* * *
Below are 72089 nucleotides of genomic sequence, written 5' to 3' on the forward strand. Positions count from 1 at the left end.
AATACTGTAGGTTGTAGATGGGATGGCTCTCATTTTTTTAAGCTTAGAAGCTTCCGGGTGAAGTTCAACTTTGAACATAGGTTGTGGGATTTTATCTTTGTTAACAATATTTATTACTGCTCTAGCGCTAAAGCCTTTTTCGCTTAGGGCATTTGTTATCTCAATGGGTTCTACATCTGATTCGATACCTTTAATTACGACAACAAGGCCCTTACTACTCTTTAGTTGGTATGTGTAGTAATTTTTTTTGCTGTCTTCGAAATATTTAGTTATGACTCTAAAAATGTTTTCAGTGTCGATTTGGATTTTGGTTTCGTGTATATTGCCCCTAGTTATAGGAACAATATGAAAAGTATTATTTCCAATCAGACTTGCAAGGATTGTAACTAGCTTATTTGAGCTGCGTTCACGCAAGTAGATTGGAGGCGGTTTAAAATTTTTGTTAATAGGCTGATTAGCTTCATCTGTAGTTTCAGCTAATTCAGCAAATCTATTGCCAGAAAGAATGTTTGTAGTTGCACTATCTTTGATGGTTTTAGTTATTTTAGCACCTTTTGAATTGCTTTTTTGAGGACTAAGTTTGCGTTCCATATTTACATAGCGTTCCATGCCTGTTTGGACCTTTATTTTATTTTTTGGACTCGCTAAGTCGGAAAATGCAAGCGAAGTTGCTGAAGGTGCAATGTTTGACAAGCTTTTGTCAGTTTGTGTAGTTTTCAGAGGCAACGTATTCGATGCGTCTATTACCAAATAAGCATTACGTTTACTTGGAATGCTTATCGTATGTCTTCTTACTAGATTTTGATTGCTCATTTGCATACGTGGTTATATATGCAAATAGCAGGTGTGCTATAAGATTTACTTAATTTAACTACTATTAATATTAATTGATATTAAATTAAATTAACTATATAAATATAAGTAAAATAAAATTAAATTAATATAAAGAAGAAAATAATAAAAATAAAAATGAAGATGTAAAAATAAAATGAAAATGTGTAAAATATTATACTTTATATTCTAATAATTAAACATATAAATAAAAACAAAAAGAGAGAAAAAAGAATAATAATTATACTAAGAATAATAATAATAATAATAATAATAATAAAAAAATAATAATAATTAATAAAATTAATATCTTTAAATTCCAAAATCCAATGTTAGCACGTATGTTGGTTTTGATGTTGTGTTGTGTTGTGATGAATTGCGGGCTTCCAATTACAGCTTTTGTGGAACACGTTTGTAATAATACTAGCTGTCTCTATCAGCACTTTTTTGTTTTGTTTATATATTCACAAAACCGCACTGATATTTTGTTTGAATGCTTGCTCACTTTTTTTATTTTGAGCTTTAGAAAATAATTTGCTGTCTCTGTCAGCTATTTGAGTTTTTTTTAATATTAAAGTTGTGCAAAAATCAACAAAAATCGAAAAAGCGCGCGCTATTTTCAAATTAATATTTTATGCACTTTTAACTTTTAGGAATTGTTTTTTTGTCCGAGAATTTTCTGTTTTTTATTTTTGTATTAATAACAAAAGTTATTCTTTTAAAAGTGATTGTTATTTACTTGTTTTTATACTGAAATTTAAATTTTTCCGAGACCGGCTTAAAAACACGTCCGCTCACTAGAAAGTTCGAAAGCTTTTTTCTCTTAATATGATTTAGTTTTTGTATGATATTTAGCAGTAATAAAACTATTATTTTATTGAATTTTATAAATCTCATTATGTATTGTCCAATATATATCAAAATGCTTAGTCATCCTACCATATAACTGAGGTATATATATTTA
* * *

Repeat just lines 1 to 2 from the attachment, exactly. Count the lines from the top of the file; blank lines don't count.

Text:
Below are 72089 nucleotides of genomic sequence, written 5' to 3' on the forward strand. Positions count from 1 at the left end.
AATACTGTAGGTTGTAGATGGGATGGCTCTCATTTTTTTAAGCTTAGAAGCTTCCGGGTGAAGTTCAACTTTGAACATAGGTTGTGGGATTTTATCTTTGTTAACAATATTTATTACTGCTCTAGCGCTAAAGCCTTTTTCGCTTAGGGCATTTGTTATCTCAATGGGTTCTACATCTGATTCGATACCTTTAATTACGACAACAAGGCCCTTACTACTCTTTAGTTGGTATGTGTAGTAATTTTTTTTGCTGTCTTCGAAATATTTAGTTATGACTCTAAAAATGTTTTCAGTGTCGATTTGGATTTTGGTTTCGTGTATATTGCCCCTAGTTATAGGAACAATATGAAAAGTATTATTTCCAATCAGACTTGCAAGGATTGTAACTAGCTTATTTGAGCTGCGTTCACGCAAGTAGATTGGAGGCGGTTTAAAATTTTTGTTAATAGGCTGATTAGCTTCATCTGTAGTTTCAGCTAATTCAGCAAATCTATTGCCAGAAAGAATGTTTGTAGTTGCACTATCTTTGATGGTTTTAGTTATTTTAGCACCTTTTGAATTGCTTTTTTGAGGACTAAGTTTGCGTTCCATATTTACATAGCGTTCCATGCCTGTTTGGACCTTTATTTTATTTTTTGGACTCGCTAAGTCGGAAAATGCAAGCGAAGTTGCTGAAGGTGCAATGTTTGACAAGCTTTTGTCAGTTTGTGTAGTTTTCAGAGGCAACGTATTCGATGCGTCTATTACCAAATAAGCATTACGTTTACTTGGAATGCTTATCGTATGTCTTCTTACTAGATTTTGATTGCTCATTTGCATACGTGGTTATATATGCAAATAGCAGGTGTGCTATAAGATTTACTTAATTTAACTACTATTAATATTAATTGATATTAAATTAAATTAACTATATAAATATAAGTAAAATAAAATTAAATTAATATAAAGAAGAAAATAATAAAAATAAAAATGAAGATGTAAAAATAAAATGAAAATGTGTAAAATATTATACTTTATATTCTAATAATTAAACATATAAATAAAAACAAAAAGAGAGAAAAAAGAATAATAATTATACTAAGAATAATAATAATAATAATAATAATAATAAAAAAATAATAATAATTAATAAAATTAATATCTTTAAATTCCAAAATCCAATGTTAGCACGTATGTTGGTTTTGATGTTGTGTTGTGTTGTGATGAATTGCGGGCTTCCAATTACAGCTTTTGTGGAACACGTTTGTAATAATACTAGCTGTCTCTATCAGCACTTTTTTGTTTTGTTTATATATTCACAAAACCGCACTGATATTTTGTTTGAATGCTTGCTCACTTTTTTTATTTTGAGCTTTAGAAAATAATTTGCTGTCTCTGTCAGCTATTTGAGTTTTTTTTAATATTAAAGTTGTGCAAAAATCAACAAAAATCGAAAAAGCGCGCGCTATTTTCAAATTAATATTTTATGCACTTTTAACTTTTAGGAATTGTTTTTTTGTCCGAGAATTTTCTGTTTTTTATTTTTGTATTAATAACAAAAGTTATTCTTTTAAAAGTGATTGTTATTTACTTGTTTTTATACTGAAATTTAAATTTTTCCGAGACCGGCTTAAAAACACGTCCGCTCACTAGAAAGTTCGAAAGCTTTTTTCTCTTAATATGATTTAGTTTTTGTATGATATTTAGCAGTAATAAAACTATTATTTTATTGAATTTTATAAATCTCATTATGTATTGTCCAATATATATCAAAATGCTTAGTCATCCTACCATATAACTGAGGTATATATATTTA